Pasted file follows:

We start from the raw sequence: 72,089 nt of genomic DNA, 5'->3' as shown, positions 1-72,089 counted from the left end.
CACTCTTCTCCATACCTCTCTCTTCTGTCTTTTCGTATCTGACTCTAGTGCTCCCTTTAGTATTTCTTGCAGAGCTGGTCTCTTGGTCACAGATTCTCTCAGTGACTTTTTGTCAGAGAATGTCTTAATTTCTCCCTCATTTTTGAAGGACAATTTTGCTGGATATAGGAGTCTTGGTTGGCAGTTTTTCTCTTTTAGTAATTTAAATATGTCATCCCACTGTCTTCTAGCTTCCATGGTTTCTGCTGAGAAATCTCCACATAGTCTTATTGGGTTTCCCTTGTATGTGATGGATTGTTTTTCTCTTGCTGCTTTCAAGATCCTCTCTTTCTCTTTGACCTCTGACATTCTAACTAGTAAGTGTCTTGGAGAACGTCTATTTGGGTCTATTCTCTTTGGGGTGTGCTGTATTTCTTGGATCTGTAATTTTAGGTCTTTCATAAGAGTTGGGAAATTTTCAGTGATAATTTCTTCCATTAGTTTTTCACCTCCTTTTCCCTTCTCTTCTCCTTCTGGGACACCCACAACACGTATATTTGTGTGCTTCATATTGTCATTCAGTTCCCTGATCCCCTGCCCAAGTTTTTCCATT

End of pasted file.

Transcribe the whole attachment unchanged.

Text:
We start from the raw sequence: 72,089 nt of genomic DNA, 5'->3' as shown, positions 1-72,089 counted from the left end.
CACTCTTCTCCATACCTCTCTCTTCTGTCTTTTCGTATCTGACTCTAGTGCTCCCTTTAGTATTTCTTGCAGAGCTGGTCTCTTGGTCACAGATTCTCTCAGTGACTTTTTGTCAGAGAATGTCTTAATTTCTCCCTCATTTTTGAAGGACAATTTTGCTGGATATAGGAGTCTTGGTTGGCAGTTTTTCTCTTTTAGTAATTTAAATATGTCATCCCACTGTCTTCTAGCTTCCATGGTTTCTGCTGAGAAATCTCCACATAGTCTTATTGGGTTTCCCTTGTATGTGATGGATTGTTTTTCTCTTGCTGCTTTCAAGATCCTCTCTTTCTCTTTGACCTCTGACATTCTAACTAGTAAGTGTCTTGGAGAACGTCTATTTGGGTCTATTCTCTTTGGGGTGTGCTGTATTTCTTGGATCTGTAATTTTAGGTCTTTCATAAGAGTTGGGAAATTTTCAGTGATAATTTCTTCCATTAGTTTTTCACCTCCTTTTCCCTTCTCTTCTCCTTCTGGGACACCCACAACACGTATATTTGTGTGCTTCATATTGTCATTCAGTTCCCTGATCCCCTGCCCAAGTTTTTCCATT